One hundred seventy eight
chapters gone too soon.
Racing and slogging through time.
Today may or may not be my birthday. As a former orphan, or like a Breadman sold on Craigslist, I don’t have original paperwork. No birth certificate; just an official document stating that it is an official document that states May 12 is my birth date.
As I begin my next decade*, I am beginning to write. Again. For the unknownth time. Depending on how you count.
I’m like the boy who cried wolf, only I yell “Hey, I posted a blog post! Stay tuned for another post in a week or two or year.” Elephants gestate a baby elephant in less time than the span of some of my posts.
I resist calling myself a blogger, or wanting to be one. I sometimes call myself a writer, though it would be more accurate to call myself a sometimes writer. I consider myself more of a columnist or essayist. (What’s the minimum word count to be considered an essayist?) Since grade school, I envisioned my writing as scraps of paper hanging on refrigerators across the country. Or tacked to people’s vision boards before vision boards were a thing.
According to Jon Acuff, (and many other internet philosophers), it’s never too late to have a do over. I recently read his book, Do Over: Rescue Monday, Reinvent Your Work, and Never Get Stuck. I didn’t come away tremendously inspired, but it did spur me to think about doing over this blog. Again. The book centers around his concept of a Career Savings Account — investments in skills, character, relationships, and hustle. I’m overdrawn in the hustle account.
As with many other things in my life (exercising, eating clean, keeping house), I know what to do but just don’t make myself do it. My life’s implementation is like step two in this comic:
Do Over is an easy, conversational read, much like his blog. I sense he is somewhat self-deprecating and funny and energetic in real life like in this book. Acuff also makes some very good points about showing up and needing to adjust yourself because others aren’t going to change for you. The book is likely helpful for many, and it served as a good reminder of some very foundational concepts. Not sure if I can sustain this do over beyond this post, but I can always start again. Again.
*I’m turning 41, so that starts my fourth decade, right? Did turning 40 end my third decade? It’s like the new millennia question — did it start with 2000 or 2001? Counting is hard.
I just may be the most well-connected, unknown person in Indianapolis.
I’ve worked for some of the most well-respected — or at least well-known — Indianapolis institutions. The Indianapolis Business Journal. Central Indiana Community Foundation. Pacers Foundation and Pacers Sports & Entertainment. United Way of Central Indiana. The Center on Philanthropy at Indiana University. I’m on a first name basis with some of the city’s respected elite — Mickey Maurer, Ellen Annala, Clay Robbins and Alecia DeCoudreaux. I’ve done informational interviews with Gerry Dick (whom I once almost worked for), Tamara Zahn (whom I once wanted to work for) and Deborah Paul and former Mayor Stephen Goldsmith. I know people. Yet, I’m not on a Forty Under 40 list nor have I held a position with a title higher than “manager.” I had personal recommendations from Mickey, Ellen and Alecia, and still didn’t get into a Stanley K. Lacy class. Maybe because I don’t have a fancy title. Maybe because I’m not an influencer.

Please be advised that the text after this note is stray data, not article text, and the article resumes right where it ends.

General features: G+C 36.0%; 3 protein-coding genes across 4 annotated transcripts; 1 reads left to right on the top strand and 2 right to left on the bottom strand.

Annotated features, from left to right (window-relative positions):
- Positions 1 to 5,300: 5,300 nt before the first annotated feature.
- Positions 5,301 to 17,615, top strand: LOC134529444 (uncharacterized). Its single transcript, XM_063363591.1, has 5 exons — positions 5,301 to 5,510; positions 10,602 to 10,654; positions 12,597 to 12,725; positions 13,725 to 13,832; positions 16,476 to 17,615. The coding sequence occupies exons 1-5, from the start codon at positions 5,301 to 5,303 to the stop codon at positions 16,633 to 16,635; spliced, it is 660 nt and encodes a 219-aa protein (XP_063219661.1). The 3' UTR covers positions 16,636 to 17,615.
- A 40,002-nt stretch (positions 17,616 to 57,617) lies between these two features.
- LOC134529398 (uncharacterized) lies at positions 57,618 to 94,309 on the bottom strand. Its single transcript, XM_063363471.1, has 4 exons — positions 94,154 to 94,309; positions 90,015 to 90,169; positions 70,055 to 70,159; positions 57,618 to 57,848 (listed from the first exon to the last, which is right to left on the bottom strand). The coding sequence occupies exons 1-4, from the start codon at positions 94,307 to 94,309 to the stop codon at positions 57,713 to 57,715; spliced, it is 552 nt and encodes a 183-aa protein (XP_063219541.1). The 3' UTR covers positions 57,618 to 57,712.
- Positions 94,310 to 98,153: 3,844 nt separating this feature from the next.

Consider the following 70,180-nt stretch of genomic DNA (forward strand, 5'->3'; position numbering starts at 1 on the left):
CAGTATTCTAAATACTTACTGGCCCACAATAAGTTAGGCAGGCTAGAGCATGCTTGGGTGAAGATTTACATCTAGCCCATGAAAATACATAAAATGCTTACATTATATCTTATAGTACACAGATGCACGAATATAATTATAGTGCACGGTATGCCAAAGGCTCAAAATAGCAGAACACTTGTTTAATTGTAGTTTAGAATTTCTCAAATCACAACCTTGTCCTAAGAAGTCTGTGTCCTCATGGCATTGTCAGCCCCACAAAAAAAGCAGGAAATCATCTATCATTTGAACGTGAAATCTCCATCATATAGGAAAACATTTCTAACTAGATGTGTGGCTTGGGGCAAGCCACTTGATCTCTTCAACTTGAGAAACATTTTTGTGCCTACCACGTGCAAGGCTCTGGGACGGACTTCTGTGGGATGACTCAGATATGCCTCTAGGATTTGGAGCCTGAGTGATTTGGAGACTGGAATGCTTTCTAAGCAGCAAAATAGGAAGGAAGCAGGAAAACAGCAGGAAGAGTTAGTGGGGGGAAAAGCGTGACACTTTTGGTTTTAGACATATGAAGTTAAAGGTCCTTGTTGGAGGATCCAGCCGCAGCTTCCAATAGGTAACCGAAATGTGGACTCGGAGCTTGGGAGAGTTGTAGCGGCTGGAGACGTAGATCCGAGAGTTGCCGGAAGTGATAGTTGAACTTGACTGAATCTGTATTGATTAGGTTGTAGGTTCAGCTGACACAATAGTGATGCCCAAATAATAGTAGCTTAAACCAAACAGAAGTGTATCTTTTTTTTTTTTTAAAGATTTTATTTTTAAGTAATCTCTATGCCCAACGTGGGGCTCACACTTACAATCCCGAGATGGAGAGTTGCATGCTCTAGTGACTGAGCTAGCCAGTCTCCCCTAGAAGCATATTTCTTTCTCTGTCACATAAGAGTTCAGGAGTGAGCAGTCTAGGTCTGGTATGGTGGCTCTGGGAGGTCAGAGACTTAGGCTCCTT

I am, however, a connector. In Malcolm Gladwell’s pivotal book, The Tipping Point (which, incidentally, was recommended to me by Frank Walker of Walker Information), connectors are “people with a truly extraordinary knack of making friends and acquaintances.” I love making connections. Between me and another person. Between or among different people. Between a person and an organization. And to me, these people are more than acquaintances for the most part. They are mentors and colleagues and friends.
But are those relationships enough? To advance professionally, do I also need to be an influencer? An expert or maven (as Gladwell calls them)? Or is being a connector enough? Am I ok with just filling in the spaces between?
Yes, I think I am. What do you think?
Nothing like getting laid off to spur me into a re-renewed blogging habit. Nearly a month ago, I was informed that my position at the Center on Philanthropy at Indiana University is being eliminated as part of a cost-cutting measure to avoid extreme budget constraints in the next few fiscal years. More than 25 percent of our organization is being let go. I am an alumna of the Center’s master degree programs and a donor. A generous donor. And a good employee to boot. And my job is still being eliminated. I’ve been laid off, or in university terms, I am going through a “reduction in force.” I am grateful that I have three months to figure out what to do next with my professional life.
In his book What Should I Do With My Life?, Po Bronson profiles dozens of individuals who have asked this question, oftentimes during crossroads in their lives. Often making drastic changes. A lawyer becomes a baker. An undecided becomes a Buddhist monk. I read that book and felt uninspired. Of course these folks were able to look deep into their own selves and search their souls. They often had professional degrees or financially supportive families or nothing to lose.
Now here I am, faced with the same question, and late-to-be-realized by me, in a similar position as those profiled in Bronson’s book. I have advanced degrees. I have a spouse with a financially supportive job, and even better, a personally supportive attitude. I have nothing to lose. I can be discerning and demanding and pleasantly capable of not settling for less. I can choose what I want to do with my life.
The possibilities scare me because I might fail. Or I might succeed.